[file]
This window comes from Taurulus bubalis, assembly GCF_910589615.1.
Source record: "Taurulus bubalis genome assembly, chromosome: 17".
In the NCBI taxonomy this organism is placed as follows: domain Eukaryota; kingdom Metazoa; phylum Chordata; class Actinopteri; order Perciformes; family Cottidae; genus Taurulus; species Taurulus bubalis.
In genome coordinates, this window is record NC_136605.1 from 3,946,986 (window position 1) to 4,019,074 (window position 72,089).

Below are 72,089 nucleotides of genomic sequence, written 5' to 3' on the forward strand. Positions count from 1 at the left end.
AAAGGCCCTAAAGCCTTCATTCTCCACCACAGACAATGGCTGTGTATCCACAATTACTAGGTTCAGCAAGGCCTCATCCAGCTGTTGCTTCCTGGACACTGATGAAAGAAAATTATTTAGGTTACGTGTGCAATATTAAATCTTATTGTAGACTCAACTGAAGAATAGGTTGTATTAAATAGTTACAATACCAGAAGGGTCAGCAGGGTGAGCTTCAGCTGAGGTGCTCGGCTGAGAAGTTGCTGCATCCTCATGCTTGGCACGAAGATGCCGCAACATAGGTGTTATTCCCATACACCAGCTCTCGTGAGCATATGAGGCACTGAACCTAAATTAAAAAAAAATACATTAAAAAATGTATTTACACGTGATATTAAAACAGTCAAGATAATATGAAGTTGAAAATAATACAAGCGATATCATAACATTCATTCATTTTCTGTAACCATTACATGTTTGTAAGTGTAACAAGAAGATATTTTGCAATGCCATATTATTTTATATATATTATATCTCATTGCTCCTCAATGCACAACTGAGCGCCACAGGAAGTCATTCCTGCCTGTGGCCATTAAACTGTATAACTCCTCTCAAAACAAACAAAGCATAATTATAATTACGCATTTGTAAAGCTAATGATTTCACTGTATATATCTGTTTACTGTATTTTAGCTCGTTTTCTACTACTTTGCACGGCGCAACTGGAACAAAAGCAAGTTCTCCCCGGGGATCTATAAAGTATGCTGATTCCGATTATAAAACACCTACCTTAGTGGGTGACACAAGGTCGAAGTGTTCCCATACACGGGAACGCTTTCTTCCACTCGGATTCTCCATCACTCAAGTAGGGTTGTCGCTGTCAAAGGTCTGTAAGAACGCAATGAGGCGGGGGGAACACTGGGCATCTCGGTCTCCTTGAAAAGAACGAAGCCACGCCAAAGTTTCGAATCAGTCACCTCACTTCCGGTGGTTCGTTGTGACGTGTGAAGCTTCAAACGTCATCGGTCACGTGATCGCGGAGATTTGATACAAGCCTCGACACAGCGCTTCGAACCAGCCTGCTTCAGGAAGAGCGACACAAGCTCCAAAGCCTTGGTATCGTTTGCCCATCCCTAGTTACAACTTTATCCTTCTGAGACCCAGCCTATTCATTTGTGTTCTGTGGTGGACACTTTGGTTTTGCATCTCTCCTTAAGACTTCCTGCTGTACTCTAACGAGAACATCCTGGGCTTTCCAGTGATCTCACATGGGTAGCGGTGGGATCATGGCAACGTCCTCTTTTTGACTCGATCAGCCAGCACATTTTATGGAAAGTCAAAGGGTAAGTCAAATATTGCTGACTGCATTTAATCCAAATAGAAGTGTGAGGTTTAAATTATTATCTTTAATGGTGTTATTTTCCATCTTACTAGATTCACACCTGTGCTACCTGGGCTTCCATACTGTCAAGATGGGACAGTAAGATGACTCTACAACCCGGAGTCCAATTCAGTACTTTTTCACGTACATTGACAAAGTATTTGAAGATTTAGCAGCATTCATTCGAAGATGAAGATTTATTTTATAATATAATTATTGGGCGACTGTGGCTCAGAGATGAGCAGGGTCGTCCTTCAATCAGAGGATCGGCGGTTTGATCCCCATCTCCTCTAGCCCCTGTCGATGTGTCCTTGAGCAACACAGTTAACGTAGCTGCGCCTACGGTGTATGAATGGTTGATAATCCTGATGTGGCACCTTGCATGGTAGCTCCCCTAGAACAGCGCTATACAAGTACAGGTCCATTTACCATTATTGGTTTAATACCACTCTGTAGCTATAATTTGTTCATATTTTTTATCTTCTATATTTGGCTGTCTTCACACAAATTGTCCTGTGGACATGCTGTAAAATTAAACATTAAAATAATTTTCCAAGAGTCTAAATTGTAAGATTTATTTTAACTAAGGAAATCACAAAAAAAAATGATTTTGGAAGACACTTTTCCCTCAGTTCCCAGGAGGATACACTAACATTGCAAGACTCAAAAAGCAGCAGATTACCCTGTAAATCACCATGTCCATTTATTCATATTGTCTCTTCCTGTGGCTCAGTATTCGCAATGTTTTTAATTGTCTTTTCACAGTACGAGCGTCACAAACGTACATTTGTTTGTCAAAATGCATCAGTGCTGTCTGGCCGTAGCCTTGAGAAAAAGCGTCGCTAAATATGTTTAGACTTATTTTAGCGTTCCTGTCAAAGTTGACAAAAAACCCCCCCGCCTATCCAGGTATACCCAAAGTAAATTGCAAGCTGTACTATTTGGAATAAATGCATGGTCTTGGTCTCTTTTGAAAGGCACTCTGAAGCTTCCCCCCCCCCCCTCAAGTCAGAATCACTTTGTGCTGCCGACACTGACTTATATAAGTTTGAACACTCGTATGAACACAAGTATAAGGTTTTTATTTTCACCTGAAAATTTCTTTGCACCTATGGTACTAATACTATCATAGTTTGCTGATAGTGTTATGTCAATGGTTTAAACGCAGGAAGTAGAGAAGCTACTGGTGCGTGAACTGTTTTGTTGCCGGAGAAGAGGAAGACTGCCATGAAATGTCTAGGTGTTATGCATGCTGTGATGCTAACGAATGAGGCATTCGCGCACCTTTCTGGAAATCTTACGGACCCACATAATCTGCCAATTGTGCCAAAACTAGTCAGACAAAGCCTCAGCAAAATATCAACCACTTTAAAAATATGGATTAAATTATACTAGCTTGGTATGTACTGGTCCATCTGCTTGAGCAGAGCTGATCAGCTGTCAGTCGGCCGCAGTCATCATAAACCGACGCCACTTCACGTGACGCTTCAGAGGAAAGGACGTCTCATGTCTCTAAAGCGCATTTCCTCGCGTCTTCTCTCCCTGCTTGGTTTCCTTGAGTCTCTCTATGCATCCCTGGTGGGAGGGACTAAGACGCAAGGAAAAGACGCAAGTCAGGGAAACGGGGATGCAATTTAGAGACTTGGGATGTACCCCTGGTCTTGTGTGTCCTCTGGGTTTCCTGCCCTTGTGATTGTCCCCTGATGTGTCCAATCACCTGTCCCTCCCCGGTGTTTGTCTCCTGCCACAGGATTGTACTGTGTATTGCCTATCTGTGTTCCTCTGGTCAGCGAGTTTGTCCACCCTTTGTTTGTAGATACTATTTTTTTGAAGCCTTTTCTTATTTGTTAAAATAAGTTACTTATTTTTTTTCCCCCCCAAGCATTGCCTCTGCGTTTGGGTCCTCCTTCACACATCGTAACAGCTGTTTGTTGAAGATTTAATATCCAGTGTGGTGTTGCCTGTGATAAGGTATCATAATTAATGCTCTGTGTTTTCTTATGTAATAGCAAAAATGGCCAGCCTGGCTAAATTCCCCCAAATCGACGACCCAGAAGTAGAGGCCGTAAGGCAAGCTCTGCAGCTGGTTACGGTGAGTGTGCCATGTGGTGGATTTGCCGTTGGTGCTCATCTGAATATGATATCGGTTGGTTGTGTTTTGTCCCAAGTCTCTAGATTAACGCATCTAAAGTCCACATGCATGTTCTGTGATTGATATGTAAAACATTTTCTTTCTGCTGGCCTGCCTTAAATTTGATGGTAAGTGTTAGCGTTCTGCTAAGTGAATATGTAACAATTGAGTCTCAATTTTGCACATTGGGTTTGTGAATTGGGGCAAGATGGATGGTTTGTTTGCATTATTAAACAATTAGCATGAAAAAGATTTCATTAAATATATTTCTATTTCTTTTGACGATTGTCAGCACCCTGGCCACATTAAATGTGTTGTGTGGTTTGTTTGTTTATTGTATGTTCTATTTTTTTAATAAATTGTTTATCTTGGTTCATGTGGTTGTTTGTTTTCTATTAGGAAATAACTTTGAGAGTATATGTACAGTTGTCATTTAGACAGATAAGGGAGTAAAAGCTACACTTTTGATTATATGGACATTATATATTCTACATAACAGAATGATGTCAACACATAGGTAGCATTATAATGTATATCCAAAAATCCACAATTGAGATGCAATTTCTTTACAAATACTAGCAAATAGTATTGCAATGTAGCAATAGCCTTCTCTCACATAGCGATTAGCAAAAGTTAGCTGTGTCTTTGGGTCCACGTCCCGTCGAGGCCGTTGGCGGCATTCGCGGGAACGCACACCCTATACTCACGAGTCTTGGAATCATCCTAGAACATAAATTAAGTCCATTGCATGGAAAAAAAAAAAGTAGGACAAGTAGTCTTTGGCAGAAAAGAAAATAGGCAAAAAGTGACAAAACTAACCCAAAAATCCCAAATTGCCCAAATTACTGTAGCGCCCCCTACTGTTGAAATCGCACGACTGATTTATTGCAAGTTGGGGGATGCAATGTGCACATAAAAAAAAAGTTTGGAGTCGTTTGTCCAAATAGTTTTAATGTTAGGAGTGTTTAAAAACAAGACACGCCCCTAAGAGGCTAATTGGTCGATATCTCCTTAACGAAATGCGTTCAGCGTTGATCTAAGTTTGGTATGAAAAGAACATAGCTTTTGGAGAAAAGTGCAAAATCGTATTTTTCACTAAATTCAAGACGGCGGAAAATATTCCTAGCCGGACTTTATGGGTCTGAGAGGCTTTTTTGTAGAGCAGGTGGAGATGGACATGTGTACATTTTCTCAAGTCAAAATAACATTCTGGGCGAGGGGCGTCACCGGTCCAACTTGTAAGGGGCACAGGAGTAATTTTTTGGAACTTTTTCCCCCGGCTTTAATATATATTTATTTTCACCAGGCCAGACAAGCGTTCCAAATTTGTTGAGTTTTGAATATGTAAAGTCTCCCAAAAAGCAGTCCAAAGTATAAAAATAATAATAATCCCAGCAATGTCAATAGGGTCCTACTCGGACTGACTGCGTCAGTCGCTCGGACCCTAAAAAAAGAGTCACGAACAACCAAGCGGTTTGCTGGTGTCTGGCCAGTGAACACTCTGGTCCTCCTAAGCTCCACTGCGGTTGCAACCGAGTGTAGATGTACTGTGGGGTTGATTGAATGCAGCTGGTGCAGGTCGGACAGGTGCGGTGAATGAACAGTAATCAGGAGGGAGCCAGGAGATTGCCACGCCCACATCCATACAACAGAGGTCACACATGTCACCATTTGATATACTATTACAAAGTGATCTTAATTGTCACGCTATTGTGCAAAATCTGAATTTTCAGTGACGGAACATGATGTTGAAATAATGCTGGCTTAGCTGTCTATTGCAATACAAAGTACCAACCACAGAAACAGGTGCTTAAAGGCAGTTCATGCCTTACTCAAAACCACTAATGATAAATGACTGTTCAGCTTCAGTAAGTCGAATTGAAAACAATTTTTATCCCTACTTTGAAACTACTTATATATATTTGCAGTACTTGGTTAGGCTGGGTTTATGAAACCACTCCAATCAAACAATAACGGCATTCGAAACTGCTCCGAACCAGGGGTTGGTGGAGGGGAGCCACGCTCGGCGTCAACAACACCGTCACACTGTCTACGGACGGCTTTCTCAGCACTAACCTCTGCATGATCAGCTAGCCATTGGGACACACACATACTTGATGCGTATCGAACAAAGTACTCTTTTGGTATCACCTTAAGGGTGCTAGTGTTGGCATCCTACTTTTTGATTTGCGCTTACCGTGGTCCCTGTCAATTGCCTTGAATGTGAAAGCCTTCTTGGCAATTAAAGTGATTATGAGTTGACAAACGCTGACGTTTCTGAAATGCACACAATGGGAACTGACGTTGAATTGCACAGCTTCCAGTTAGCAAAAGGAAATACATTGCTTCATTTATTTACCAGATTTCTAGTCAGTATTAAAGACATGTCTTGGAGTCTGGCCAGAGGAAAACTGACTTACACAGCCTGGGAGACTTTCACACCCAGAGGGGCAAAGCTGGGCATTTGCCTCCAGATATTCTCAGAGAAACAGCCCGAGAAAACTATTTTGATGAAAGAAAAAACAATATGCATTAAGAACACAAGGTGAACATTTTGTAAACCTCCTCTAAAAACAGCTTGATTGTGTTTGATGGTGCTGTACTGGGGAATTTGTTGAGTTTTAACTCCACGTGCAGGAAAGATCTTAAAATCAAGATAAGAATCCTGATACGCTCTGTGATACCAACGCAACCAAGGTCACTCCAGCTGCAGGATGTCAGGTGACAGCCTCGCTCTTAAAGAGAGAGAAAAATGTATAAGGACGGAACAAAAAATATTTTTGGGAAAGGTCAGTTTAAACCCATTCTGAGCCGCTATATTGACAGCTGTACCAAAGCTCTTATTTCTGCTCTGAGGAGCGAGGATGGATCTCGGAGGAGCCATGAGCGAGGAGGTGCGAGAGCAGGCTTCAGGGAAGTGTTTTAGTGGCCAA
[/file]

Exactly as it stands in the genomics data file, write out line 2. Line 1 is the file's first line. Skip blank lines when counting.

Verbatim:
Source record: "Taurulus bubalis genome assembly, chromosome: 17".